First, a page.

I used to want to be rescued, but now I want something else.
I have this idea that if I’ve washed the laundry, it shouldn’t need to be done again. Maybe ever? But then I come downstairs and discover half a dozen more baskets piled high with sheets and bath towels and kitchen towels and shirts and socks and underwear and pajamas and jeans.
Instead of thinking, how wonderful that we have clothes to wear, I think, what’s so terrible about being naked, really? I bet there’s a commune for that somewhere.
And it’s not only laundry, you know. Some days you’re walking along, minding your own business, and the ground falls right out from under you. Some days you end up dangling off a cliff you never saw coming. Some days there are pits of quicksand just waiting for you to step in.
Every life has stuff going on, in unique and exhausting combinations. Even when nothing is falling apart, there’s always stuff.
I think that’s why “fix it” is the default prayer for parents of small children, even when life is just normal-hard. It’s my default, anyway. Could we make things easier around here? What about one fewer diaper to change, would that be possible? How about less with the night waking, hmm?
Can’t someone just swoop in and fix this?
I don’t even sound as eloquent as “help.” I sound more like, “wah.”
Shauna Niequist calls this praying “to be rescued, not redeemed.”
When I read that description, it was like a gong ringing in my soul. And still I tried to rationalize my fix-it plan. Oh! Hmm. You know, ‘redeemed’ sounds like wisdom, but I’m still going to beg for rescue a little while longer, okay? Please? It might work.
It doesn’t really work.
The trouble with rescue is that it doesn’t usually come how we want or when we think we need it. And even if it did, rescue moves us backwards. Back out of the pit, back up off the cliff, back out of danger and discomfort, back to the way things were.
That might be why rescue hardly ever shows up how we expect. We can’t live our lives in reverse.
So what do we do when we find ourselves hanging on, dangling over the edge? My first thought is always still RESCUE. I tell myself I wasn’t rescued from the laundry because it wasn’t big enough. But a cliff! A cliff is BIG. So maybe I will be rescued from that.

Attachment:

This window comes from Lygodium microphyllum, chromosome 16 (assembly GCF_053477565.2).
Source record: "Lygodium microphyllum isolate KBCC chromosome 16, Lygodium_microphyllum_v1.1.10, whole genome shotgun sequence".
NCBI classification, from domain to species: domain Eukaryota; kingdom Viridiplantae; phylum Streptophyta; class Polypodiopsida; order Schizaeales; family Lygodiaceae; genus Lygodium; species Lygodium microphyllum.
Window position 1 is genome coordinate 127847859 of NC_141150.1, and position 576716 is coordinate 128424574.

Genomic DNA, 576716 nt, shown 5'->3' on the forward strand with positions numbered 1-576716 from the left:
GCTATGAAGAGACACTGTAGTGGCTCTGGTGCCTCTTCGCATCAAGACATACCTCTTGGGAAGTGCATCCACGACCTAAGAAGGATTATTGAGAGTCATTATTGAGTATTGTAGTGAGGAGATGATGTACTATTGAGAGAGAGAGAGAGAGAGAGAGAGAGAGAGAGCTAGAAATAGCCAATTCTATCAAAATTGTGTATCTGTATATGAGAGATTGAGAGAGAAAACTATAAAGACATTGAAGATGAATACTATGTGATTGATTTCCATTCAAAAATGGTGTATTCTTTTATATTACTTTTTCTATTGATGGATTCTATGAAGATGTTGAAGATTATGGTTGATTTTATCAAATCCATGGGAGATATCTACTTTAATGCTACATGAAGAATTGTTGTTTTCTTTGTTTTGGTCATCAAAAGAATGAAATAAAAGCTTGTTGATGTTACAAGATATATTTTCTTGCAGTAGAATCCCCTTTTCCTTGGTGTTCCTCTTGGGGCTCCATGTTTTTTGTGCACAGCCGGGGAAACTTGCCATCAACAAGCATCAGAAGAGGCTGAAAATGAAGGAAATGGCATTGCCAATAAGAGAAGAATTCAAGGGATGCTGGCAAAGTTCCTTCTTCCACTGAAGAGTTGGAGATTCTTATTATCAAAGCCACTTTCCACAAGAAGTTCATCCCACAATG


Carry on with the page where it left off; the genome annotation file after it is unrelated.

Maybe that’s true, and maybe it isn’t, but maybe that’s not the point.
When we’re in a hard place, we can kick and scream. We can hang on, gasping and writhing and scrabbling at rocks until our hands bleed with the effort.
Or we can stop flailing for a second.
I’d like to say: We can let go, and we will learn we can fly!
But the truth is more like: Maybe we’re going to spend some time learning about this cliff.
Maybe there’s another, rockier path that we have to take. Maybe there’s a guide we didn’t want to listen to. Maybe we’re going to get back up to the top, but it’s going to require more strength than we knew we possessed.
Or maybe we let go and fall and see that we’re still alive. We learn that we can survive our bruises. It’s not pretty, but it may be true.
Or worst of all, maybe we just have to wait. Maybe there is no fix, or not yet. Maybe we’re growing. Maybe we’re enduring. Maybe change will come one inch at a time, instead of in a leaping bound.
We need something deeper than rescue in times like that, something more nourishing and lasting.
We need restoration.
When a house is restored, it doesn’t just have the broken stuff fixed. It is made new. It’s brought back to glory. It’s better than new, in fact, because it has endured when it could have crumbled.
That’s what we need. Restoration makes us new again. Restoration brings us to fullness, to wholeness, so we can move forward.
And then there’s redemption. To redeem is to trade something in for something else. Redemption takes all our miserable stuff and trades it for something good.
A redemptive perspective takes in our suffering and turns us toward purpose. Redemption trades our difficulty for wisdom or understanding or empathy or patience. Redemption teaches us that not-rescued is not the same thing as abandoned.
Redemption isn’t tidy. It doesn’t mean you have to believe you have been given THIS difficulty to learn THAT lesson, all tied up with a bow. It’s about acknowledging, hey, this painful thing is happening, and then asking, well, what meaning can I find in this, now that I’m here?
There’s nothing wrong with crying out for help. There’s nothing wrong with listening for answers. But sometimes those answers come in whispers of redemption, not shouts of rescue.
It takes courage to say: OKAY FINE. Okay, I will stop looking for the quick fix from the quicksand and the cliff edges and the laundry, too. Okay, I am here in a messy place. Okay, I give up on my expectation that things should be easier. Okay, I am not alone, even if I am not rescued. Okay, I will wait and see. One breath at a time.
Restoration, redemption, instead of rescue. Okay.
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P.S. – Read more from Shauna Niequist in Bittersweet. The quote above is from an essay called Learning to Swim.
I love her perspective throughout the book, and not only because there’s a loaf of chocolate bread on the cover.